The Namibian (Windhoek)

6 December 2012

Namibia: Otjomuise Land Grab Starts Again

ABOUT 100 people started grabbing land in Otjomuise’s Agste Laan informal settlement this week.

The group started clearing the area opposite the Otjomuise Clinic and demarcating even for themselves illegally.

They claim they are tired of waiting for the City of Windhoek to allocate them land legally. “Why must there be open land and people are suffering?” one wanted to know.

Another said that it was the responsibility of the City of Windhoek to make the erven liveable for them.

They said because what they are doing is illegal, the process is not regulated. “The people are fighting among each other over the illegal erven.”

For example, someone would clear a piece of land, go to work and by the time the person returns to the land, someone else has set up a shack on the premises, one said. “It looks like one needs to strike in order to get something. There are many needy people. Nowadays, it seems you must just do what you want.”

Apart from the City of Windhoek, they also wanted to know what

Khomasdal North regional councillor Margaret Mensah-Williams was doing about their plight.

But Mensah-Williams said yesterday that allocating erven is not her baby. “It’s not me who allocates erven. When I asked about regional and constituency development in Windhoek, I was told the City of Windhoek does it. So let the City of Windhoek talk.”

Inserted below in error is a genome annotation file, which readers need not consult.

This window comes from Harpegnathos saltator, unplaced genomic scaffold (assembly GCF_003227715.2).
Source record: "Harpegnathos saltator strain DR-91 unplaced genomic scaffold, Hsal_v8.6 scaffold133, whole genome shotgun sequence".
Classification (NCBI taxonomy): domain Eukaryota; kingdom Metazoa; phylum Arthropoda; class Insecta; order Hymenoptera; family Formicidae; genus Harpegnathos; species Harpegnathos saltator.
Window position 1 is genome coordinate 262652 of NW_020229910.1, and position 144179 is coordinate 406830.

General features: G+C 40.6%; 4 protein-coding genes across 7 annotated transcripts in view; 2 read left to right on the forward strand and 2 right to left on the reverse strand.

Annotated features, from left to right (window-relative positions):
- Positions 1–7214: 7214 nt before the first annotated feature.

She urged people to be patient and wait until erven are allocated to them.

According to her, her office has educated the constituency residents about the processes involving land allocation.

“So when the shacks are eventually demolished, then they come running for help. It was explained to them time and again. I don’t think the land grabbers are from my constituency.”

Windhoek lawyer Norman Tjombe yesterday said that more needs to be done to help the poor.

“With inadequate response to the plight of the urban landless poor, we will unfortunately continue to have these sort of matters. I just hope that the City Council will have sobriety in their response to the poor people’s search for some form of basic shelter, and have passion and compassion in resolving the matter,” he said.

The municipality could not provide the exact number of people occupying city land illegal and said they could only provide such figures today.

Scheifert Shigwedha, the spokesperson of the City of Windhoek, yesterday afternoon said: “I’ll give you feedback tomorrow [today], because I have to correspond with colleagues in various departments.”

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